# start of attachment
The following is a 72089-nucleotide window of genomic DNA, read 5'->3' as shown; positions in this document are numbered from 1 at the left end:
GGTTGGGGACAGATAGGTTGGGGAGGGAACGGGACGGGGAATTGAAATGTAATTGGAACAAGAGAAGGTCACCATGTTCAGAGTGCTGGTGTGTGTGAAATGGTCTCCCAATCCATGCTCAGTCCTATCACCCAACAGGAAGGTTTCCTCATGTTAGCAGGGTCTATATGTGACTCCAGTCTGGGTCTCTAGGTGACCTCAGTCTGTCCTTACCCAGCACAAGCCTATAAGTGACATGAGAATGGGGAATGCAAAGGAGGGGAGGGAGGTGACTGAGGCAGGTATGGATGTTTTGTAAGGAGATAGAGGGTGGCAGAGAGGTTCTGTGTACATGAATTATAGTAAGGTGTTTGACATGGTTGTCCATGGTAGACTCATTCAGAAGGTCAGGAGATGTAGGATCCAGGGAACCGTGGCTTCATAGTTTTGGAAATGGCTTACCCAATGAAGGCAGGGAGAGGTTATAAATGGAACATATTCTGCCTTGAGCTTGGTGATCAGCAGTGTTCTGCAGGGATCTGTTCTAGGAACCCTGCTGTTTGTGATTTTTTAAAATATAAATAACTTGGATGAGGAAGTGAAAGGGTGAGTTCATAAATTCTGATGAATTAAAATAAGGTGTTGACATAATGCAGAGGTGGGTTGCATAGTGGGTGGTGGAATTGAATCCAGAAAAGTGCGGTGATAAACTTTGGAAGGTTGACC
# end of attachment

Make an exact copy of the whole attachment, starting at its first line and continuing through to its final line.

The following is a 72089-nucleotide window of genomic DNA, read 5'->3' as shown; positions in this document are numbered from 1 at the left end:
GGTTGGGGACAGATAGGTTGGGGAGGGAACGGGACGGGGAATTGAAATGTAATTGGAACAAGAGAAGGTCACCATGTTCAGAGTGCTGGTGTGTGTGAAATGGTCTCCCAATCCATGCTCAGTCCTATCACCCAACAGGAAGGTTTCCTCATGTTAGCAGGGTCTATATGTGACTCCAGTCTGGGTCTCTAGGTGACCTCAGTCTGTCCTTACCCAGCACAAGCCTATAAGTGACATGAGAATGGGGAATGCAAAGGAGGGGAGGGAGGTGACTGAGGCAGGTATGGATGTTTTGTAAGGAGATAGAGGGTGGCAGAGAGGTTCTGTGTACATGAATTATAGTAAGGTGTTTGACATGGTTGTCCATGGTAGACTCATTCAGAAGGTCAGGAGATGTAGGATCCAGGGAACCGTGGCTTCATAGTTTTGGAAATGGCTTACCCAATGAAGGCAGGGAGAGGTTATAAATGGAACATATTCTGCCTTGAGCTTGGTGATCAGCAGTGTTCTGCAGGGATCTGTTCTAGGAACCCTGCTGTTTGTGATTTTTTAAAATATAAATAACTTGGATGAGGAAGTGAAAGGGTGAGTTCATAAATTCTGATGAATTAAAATAAGGTGTTGACATAATGCAGAGGTGGGTTGCATAGTGGGTGGTGGAATTGAATCCAGAAAAGTGCGGTGATAAACTTTGGAAGGTTGACC